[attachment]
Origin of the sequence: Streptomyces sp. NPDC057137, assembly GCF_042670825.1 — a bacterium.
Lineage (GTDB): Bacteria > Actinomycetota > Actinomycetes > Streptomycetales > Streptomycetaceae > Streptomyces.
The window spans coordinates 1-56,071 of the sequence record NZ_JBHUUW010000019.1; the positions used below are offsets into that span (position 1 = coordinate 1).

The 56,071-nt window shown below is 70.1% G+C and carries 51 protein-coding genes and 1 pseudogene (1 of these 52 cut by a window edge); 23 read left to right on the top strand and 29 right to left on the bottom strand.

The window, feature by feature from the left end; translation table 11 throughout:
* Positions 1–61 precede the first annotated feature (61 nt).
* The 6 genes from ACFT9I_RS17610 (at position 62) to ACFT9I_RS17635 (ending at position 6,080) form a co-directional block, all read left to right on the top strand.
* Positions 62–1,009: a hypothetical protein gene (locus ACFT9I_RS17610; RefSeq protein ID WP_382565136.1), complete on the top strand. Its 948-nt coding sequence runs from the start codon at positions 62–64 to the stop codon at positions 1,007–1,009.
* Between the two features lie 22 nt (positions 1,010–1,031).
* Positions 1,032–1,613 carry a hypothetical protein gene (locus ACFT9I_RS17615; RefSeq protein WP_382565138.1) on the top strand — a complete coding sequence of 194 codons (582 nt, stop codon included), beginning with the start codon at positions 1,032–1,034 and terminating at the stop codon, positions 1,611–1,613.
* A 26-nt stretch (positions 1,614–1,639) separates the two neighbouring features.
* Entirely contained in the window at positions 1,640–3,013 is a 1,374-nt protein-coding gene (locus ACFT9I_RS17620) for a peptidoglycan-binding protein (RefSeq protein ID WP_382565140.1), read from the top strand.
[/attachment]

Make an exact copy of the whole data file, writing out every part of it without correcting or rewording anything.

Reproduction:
Origin of the sequence: Streptomyces sp. NPDC057137, assembly GCF_042670825.1 — a bacterium.
Lineage (GTDB): Bacteria > Actinomycetota > Actinomycetes > Streptomycetales > Streptomycetaceae > Streptomyces.
The window spans coordinates 1-56,071 of the sequence record NZ_JBHUUW010000019.1; the positions used below are offsets into that span (position 1 = coordinate 1).

The 56,071-nt window shown below is 70.1% G+C and carries 51 protein-coding genes and 1 pseudogene (1 of these 52 cut by a window edge); 23 read left to right on the top strand and 29 right to left on the bottom strand.

The window, feature by feature from the left end; translation table 11 throughout:
* Positions 1–61 precede the first annotated feature (61 nt).
* The 6 genes from ACFT9I_RS17610 (at position 62) to ACFT9I_RS17635 (ending at position 6,080) form a co-directional block, all read left to right on the top strand.
* Positions 62–1,009: a hypothetical protein gene (locus ACFT9I_RS17610; RefSeq protein ID WP_382565136.1), complete on the top strand. Its 948-nt coding sequence runs from the start codon at positions 62–64 to the stop codon at positions 1,007–1,009.
* Between the two features lie 22 nt (positions 1,010–1,031).
* Positions 1,032–1,613 carry a hypothetical protein gene (locus ACFT9I_RS17615; RefSeq protein WP_382565138.1) on the top strand — a complete coding sequence of 194 codons (582 nt, stop codon included), beginning with the start codon at positions 1,032–1,034 and terminating at the stop codon, positions 1,611–1,613.
* A 26-nt stretch (positions 1,614–1,639) separates the two neighbouring features.
* Entirely contained in the window at positions 1,640–3,013 is a 1,374-nt protein-coding gene (locus ACFT9I_RS17620) for a peptidoglycan-binding protein (RefSeq protein ID WP_382565140.1), read from the top strand.